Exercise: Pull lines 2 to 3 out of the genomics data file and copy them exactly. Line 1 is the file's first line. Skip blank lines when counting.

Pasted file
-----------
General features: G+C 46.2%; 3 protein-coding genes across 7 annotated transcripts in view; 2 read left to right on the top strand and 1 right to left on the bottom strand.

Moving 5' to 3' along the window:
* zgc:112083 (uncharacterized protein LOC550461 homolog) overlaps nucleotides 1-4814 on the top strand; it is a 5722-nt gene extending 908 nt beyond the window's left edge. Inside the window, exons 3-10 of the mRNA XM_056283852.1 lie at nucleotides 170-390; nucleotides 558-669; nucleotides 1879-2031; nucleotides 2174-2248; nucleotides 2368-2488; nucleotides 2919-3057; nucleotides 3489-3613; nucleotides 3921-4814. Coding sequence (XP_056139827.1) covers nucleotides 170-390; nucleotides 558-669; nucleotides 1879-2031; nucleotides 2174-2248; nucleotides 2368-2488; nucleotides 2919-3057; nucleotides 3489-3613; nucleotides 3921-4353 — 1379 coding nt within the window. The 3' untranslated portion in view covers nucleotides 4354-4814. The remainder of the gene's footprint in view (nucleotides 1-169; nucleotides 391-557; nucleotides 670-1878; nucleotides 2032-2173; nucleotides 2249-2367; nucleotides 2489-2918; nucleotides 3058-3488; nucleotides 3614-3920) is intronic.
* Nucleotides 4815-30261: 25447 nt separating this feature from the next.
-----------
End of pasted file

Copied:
Moving 5' to 3' along the window:
* zgc:112083 (uncharacterized protein LOC550461 homolog) overlaps nucleotides 1-4814 on the top strand; it is a 5722-nt gene extending 908 nt beyond the window's left edge. Inside the window, exons 3-10 of the mRNA XM_056283852.1 lie at nucleotides 170-390; nucleotides 558-669; nucleotides 1879-2031; nucleotides 2174-2248; nucleotides 2368-2488; nucleotides 2919-3057; nucleotides 3489-3613; nucleotides 3921-4814. Coding sequence (XP_056139827.1) covers nucleotides 170-390; nucleotides 558-669; nucleotides 1879-2031; nucleotides 2174-2248; nucleotides 2368-2488; nucleotides 2919-3057; nucleotides 3489-3613; nucleotides 3921-4353 — 1379 coding nt within the window. The 3' untranslated portion in view covers nucleotides 4354-4814. The remainder of the gene's footprint in view (nucleotides 1-169; nucleotides 391-557; nucleotides 670-1878; nucleotides 2032-2173; nucleotides 2249-2367; nucleotides 2489-2918; nucleotides 3058-3488; nucleotides 3614-3920) is intronic.